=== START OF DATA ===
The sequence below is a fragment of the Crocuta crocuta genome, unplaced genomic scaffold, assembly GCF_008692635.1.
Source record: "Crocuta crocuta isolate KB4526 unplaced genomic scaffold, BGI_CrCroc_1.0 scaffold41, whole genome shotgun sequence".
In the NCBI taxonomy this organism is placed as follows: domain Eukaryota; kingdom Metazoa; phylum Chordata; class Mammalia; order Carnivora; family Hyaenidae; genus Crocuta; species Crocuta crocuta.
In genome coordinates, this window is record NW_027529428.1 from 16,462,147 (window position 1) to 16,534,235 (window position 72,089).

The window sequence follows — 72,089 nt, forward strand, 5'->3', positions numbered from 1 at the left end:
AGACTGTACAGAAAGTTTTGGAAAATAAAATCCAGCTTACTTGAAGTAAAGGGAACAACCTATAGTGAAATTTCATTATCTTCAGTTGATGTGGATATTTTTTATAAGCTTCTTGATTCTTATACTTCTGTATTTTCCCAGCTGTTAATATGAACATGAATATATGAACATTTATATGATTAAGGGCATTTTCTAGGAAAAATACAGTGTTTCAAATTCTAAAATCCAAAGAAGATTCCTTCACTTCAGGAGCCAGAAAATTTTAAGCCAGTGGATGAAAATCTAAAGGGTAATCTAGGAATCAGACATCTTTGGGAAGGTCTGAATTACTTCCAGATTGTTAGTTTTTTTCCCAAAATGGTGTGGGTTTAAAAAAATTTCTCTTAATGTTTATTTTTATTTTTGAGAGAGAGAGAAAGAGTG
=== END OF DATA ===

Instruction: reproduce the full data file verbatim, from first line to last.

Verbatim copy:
The sequence below is a fragment of the Crocuta crocuta genome, unplaced genomic scaffold, assembly GCF_008692635.1.
Source record: "Crocuta crocuta isolate KB4526 unplaced genomic scaffold, BGI_CrCroc_1.0 scaffold41, whole genome shotgun sequence".
In the NCBI taxonomy this organism is placed as follows: domain Eukaryota; kingdom Metazoa; phylum Chordata; class Mammalia; order Carnivora; family Hyaenidae; genus Crocuta; species Crocuta crocuta.
In genome coordinates, this window is record NW_027529428.1 from 16,462,147 (window position 1) to 16,534,235 (window position 72,089).

The window sequence follows — 72,089 nt, forward strand, 5'->3', positions numbered from 1 at the left end:
AGACTGTACAGAAAGTTTTGGAAAATAAAATCCAGCTTACTTGAAGTAAAGGGAACAACCTATAGTGAAATTTCATTATCTTCAGTTGATGTGGATATTTTTTATAAGCTTCTTGATTCTTATACTTCTGTATTTTCCCAGCTGTTAATATGAACATGAATATATGAACATTTATATGATTAAGGGCATTTTCTAGGAAAAATACAGTGTTTCAAATTCTAAAATCCAAAGAAGATTCCTTCACTTCAGGAGCCAGAAAATTTTAAGCCAGTGGATGAAAATCTAAAGGGTAATCTAGGAATCAGACATCTTTGGGAAGGTCTGAATTACTTCCAGATTGTTAGTTTTTTTCCCAAAATGGTGTGGGTTTAAAAAAATTTCTCTTAATGTTTATTTTTATTTTTGAGAGAGAGAGAAAGAGTG